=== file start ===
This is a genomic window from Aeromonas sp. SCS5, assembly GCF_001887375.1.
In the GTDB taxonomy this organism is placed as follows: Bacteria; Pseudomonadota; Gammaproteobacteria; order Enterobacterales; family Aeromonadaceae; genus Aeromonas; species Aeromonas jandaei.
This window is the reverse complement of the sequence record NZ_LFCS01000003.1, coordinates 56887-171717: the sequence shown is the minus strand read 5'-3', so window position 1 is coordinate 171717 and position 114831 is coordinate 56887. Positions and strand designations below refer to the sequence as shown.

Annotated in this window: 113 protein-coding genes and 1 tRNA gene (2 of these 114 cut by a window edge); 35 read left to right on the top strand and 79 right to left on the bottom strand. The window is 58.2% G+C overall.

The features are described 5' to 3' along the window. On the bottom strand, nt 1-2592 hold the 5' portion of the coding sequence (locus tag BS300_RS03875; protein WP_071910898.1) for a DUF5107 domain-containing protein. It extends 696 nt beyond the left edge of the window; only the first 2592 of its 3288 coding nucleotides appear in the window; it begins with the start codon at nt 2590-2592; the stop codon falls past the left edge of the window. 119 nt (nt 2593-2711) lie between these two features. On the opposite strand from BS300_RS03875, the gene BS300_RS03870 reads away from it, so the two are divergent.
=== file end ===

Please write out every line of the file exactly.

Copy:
This is a genomic window from Aeromonas sp. SCS5, assembly GCF_001887375.1.
In the GTDB taxonomy this organism is placed as follows: Bacteria; Pseudomonadota; Gammaproteobacteria; order Enterobacterales; family Aeromonadaceae; genus Aeromonas; species Aeromonas jandaei.
This window is the reverse complement of the sequence record NZ_LFCS01000003.1, coordinates 56887-171717: the sequence shown is the minus strand read 5'-3', so window position 1 is coordinate 171717 and position 114831 is coordinate 56887. Positions and strand designations below refer to the sequence as shown.

Annotated in this window: 113 protein-coding genes and 1 tRNA gene (2 of these 114 cut by a window edge); 35 read left to right on the top strand and 79 right to left on the bottom strand. The window is 58.2% G+C overall.

The features are described 5' to 3' along the window. On the bottom strand, nt 1-2592 hold the 5' portion of the coding sequence (locus tag BS300_RS03875; protein WP_071910898.1) for a DUF5107 domain-containing protein. It extends 696 nt beyond the left edge of the window; only the first 2592 of its 3288 coding nucleotides appear in the window; it begins with the start codon at nt 2590-2592; the stop codon falls past the left edge of the window. 119 nt (nt 2593-2711) lie between these two features. On the opposite strand from BS300_RS03875, the gene BS300_RS03870 reads away from it, so the two are divergent.